Cuthbert is a much-loved figure in northern England. Responsible for evangelizing much of the area in the seventh-century, Cuthbert counseled monarchs, influenced state affairs, and after his death the city of Durham was built in his honor. But Cuthbert’s legacy is great in more ways than these.
After a plague ravaged the region, Cuthbert once toured affected towns offering solace. Readying to leave one village, he checked if there was anyone left to pray for. There was—a woman, clutching a child. She had already lost one son, and the child she held was nearing death too. Cuthbert took the fevered boy in his arms, prayed for him, and kissed his forehead. “Do not fear,” he told her, “for no one else of your household will die.” The boy reportedly lived.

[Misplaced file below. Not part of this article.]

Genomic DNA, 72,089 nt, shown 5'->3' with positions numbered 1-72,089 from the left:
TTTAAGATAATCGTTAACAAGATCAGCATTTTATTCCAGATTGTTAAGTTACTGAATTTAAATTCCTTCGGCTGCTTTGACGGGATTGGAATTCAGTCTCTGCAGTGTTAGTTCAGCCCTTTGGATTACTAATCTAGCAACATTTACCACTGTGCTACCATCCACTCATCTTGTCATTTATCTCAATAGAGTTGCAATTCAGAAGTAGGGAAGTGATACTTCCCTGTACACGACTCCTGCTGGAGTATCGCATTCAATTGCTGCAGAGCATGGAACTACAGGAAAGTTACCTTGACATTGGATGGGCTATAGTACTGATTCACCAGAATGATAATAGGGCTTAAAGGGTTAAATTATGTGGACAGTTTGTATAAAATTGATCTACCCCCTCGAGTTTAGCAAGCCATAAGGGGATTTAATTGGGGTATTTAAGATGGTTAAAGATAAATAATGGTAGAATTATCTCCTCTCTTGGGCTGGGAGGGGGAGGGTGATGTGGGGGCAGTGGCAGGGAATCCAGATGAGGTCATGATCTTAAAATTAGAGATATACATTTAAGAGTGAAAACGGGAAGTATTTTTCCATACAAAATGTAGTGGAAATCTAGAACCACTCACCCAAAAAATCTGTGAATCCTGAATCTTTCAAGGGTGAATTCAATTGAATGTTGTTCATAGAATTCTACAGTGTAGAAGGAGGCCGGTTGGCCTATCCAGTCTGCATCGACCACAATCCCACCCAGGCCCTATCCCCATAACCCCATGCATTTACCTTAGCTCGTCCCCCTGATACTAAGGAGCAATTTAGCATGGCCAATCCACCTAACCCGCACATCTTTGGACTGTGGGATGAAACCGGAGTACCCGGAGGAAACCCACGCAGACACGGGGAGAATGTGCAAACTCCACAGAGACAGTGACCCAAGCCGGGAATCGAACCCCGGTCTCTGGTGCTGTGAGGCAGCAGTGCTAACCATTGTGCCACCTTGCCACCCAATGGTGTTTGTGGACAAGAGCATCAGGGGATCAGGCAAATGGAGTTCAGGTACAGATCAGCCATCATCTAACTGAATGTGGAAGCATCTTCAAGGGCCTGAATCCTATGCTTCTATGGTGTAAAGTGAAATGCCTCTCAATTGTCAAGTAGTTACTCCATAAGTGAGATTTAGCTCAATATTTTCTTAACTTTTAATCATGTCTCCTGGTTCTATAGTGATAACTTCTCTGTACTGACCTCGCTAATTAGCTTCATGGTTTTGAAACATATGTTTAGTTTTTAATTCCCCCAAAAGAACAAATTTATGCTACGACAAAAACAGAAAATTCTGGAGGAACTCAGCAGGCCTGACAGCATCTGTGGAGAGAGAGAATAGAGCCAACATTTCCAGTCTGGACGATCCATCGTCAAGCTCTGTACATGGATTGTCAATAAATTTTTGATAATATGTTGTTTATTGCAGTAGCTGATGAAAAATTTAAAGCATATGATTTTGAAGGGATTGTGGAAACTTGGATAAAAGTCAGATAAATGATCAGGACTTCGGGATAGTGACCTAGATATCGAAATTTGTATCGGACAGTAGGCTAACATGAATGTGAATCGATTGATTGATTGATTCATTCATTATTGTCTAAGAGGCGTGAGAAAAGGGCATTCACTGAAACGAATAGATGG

Jesus once took a small boy into his arms to give a lesson on greatness, saying, “Whoever welcomes one of these little children in my name welcomes me” (Mark 9:37). To “welcome” someone in Jewish culture meant to serve them, the way a host welcomes a guest. Since children were to serve, not be served by, adults, the idea must’ve been shocking. Jesus’s point? True greatness resides in serving the smallest and lowliest (9:35).
A counselor to monarchs. An influencer of history. A city built in his honor. But perhaps heaven records Cuthbert’s legacy more like this: A mother noticed. A forehead kissed. A humble life reflecting his Master.
Source: Our Daily Breat